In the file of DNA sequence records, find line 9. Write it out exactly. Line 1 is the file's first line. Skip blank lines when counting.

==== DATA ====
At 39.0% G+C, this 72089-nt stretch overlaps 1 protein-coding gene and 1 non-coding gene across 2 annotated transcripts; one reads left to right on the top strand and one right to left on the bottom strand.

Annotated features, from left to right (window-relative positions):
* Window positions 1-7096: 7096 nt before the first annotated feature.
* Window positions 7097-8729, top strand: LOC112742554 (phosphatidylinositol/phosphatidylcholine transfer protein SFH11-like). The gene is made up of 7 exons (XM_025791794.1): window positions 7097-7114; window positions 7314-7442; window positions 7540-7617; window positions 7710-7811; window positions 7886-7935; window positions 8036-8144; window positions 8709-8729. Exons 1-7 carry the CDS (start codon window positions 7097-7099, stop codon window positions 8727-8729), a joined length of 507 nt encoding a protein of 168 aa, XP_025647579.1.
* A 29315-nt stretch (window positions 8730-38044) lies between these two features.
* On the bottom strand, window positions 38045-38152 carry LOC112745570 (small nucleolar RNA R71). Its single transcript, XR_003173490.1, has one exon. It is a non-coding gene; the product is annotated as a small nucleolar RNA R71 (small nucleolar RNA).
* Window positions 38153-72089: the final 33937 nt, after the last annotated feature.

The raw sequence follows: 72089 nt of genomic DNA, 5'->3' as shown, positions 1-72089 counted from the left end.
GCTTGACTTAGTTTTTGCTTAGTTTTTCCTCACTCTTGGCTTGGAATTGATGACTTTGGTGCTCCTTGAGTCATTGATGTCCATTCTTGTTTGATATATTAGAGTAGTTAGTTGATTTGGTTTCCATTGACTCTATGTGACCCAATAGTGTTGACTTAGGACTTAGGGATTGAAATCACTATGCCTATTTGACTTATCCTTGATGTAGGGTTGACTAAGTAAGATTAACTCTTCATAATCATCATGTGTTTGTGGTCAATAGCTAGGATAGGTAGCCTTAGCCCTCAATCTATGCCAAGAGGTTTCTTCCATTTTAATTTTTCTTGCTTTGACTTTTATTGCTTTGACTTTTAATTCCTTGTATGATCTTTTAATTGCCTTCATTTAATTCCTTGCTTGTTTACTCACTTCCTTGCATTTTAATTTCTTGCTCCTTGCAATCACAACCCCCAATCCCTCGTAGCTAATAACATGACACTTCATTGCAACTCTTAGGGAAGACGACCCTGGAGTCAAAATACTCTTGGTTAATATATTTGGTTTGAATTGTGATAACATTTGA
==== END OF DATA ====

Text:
GCTTGACTTAGTTTTTGCTTAGTTTTTCCTCACTCTTGGCTTGGAATTGATGACTTTGGTGCTCCTTGAGTCATTGATGTCCATTCTTGTTTGATATATTAGAGTAGTTAGTTGATTTGGTTTCCATTGACTCTATGTGACCCAATAGTGTTGACTTAGGACTTAGGGATTGAAATCACTATGCCTATTTGACTTATCCTTGATGTAGGGTTGACTAAGTAAGATTAACTCTTCATAATCATCATGTGTTTGTGGTCAATAGCTAGGATAGGTAGCCTTAGCCCTCAATCTATGCCAAGAGGTTTCTTCCATTTTAATTTTTCTTGCTTTGACTTTTATTGCTTTGACTTTTAATTCCTTGTATGATCTTTTAATTGCCTTCATTTAATTCCTTGCTTGTTTACTCACTTCCTTGCATTTTAATTTCTTGCTCCTTGCAATCACAACCCCCAATCCCTCGTAGCTAATAACATGACACTTCATTGCAACTCTTAGGGAAGACGACCCTGGAGTCAAAATACTCTTGGTTAATATATTTGGTTTGAATTGTGATAACATTTGA